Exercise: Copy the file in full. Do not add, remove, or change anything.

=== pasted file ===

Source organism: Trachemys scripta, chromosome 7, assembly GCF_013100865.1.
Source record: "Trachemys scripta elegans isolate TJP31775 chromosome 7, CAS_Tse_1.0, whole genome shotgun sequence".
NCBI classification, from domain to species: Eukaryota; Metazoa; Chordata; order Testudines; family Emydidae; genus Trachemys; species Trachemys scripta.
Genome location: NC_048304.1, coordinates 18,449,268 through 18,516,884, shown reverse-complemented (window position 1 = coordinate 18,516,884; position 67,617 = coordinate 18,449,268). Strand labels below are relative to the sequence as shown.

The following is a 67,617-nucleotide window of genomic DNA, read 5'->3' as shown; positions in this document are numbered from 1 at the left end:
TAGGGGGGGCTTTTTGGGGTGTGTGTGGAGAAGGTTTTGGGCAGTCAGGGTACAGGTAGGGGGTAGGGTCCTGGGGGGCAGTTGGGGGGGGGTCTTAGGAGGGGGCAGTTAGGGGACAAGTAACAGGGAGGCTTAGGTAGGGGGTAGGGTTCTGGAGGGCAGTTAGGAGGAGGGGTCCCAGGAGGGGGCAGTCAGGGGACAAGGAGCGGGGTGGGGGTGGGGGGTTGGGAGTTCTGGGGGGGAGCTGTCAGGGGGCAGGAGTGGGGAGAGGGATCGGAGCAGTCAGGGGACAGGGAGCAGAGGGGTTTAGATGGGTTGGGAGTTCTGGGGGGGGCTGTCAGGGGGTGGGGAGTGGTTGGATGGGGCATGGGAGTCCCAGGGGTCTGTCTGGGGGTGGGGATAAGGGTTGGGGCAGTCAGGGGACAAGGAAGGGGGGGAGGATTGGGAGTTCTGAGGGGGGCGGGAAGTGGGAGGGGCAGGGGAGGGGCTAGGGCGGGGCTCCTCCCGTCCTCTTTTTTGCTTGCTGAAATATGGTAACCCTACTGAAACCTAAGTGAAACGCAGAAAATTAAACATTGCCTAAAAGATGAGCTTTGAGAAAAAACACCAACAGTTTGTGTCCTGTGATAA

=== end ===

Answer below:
Source organism: Trachemys scripta, chromosome 7, assembly GCF_013100865.1.
Source record: "Trachemys scripta elegans isolate TJP31775 chromosome 7, CAS_Tse_1.0, whole genome shotgun sequence".
NCBI classification, from domain to species: Eukaryota; Metazoa; Chordata; order Testudines; family Emydidae; genus Trachemys; species Trachemys scripta.
Genome location: NC_048304.1, coordinates 18,449,268 through 18,516,884, shown reverse-complemented (window position 1 = coordinate 18,516,884; position 67,617 = coordinate 18,449,268). Strand labels below are relative to the sequence as shown.

The following is a 67,617-nucleotide window of genomic DNA, read 5'->3' as shown; positions in this document are numbered from 1 at the left end:
TAGGGGGGGCTTTTTGGGGTGTGTGTGGAGAAGGTTTTGGGCAGTCAGGGTACAGGTAGGGGGTAGGGTCCTGGGGGGCAGTTGGGGGGGGGTCTTAGGAGGGGGCAGTTAGGGGACAAGTAACAGGGAGGCTTAGGTAGGGGGTAGGGTTCTGGAGGGCAGTTAGGAGGAGGGGTCCCAGGAGGGGGCAGTCAGGGGACAAGGAGCGGGGTGGGGGTGGGGGGTTGGGAGTTCTGGGGGGGAGCTGTCAGGGGGCAGGAGTGGGGAGAGGGATCGGAGCAGTCAGGGGACAGGGAGCAGAGGGGTTTAGATGGGTTGGGAGTTCTGGGGGGGGCTGTCAGGGGGTGGGGAGTGGTTGGATGGGGCATGGGAGTCCCAGGGGTCTGTCTGGGGGTGGGGATAAGGGTTGGGGCAGTCAGGGGACAAGGAAGGGGGGGAGGATTGGGAGTTCTGAGGGGGGCGGGAAGTGGGAGGGGCAGGGGAGGGGCTAGGGCGGGGCTCCTCCCGTCCTCTTTTTTGCTTGCTGAAATATGGTAACCCTACTGAAACCTAAGTGAAACGCAGAAAATTAAACATTGCCTAAAAGATGAGCTTTGAGAAAAAACACCAACAGTTTGTGTCCTGTGATAA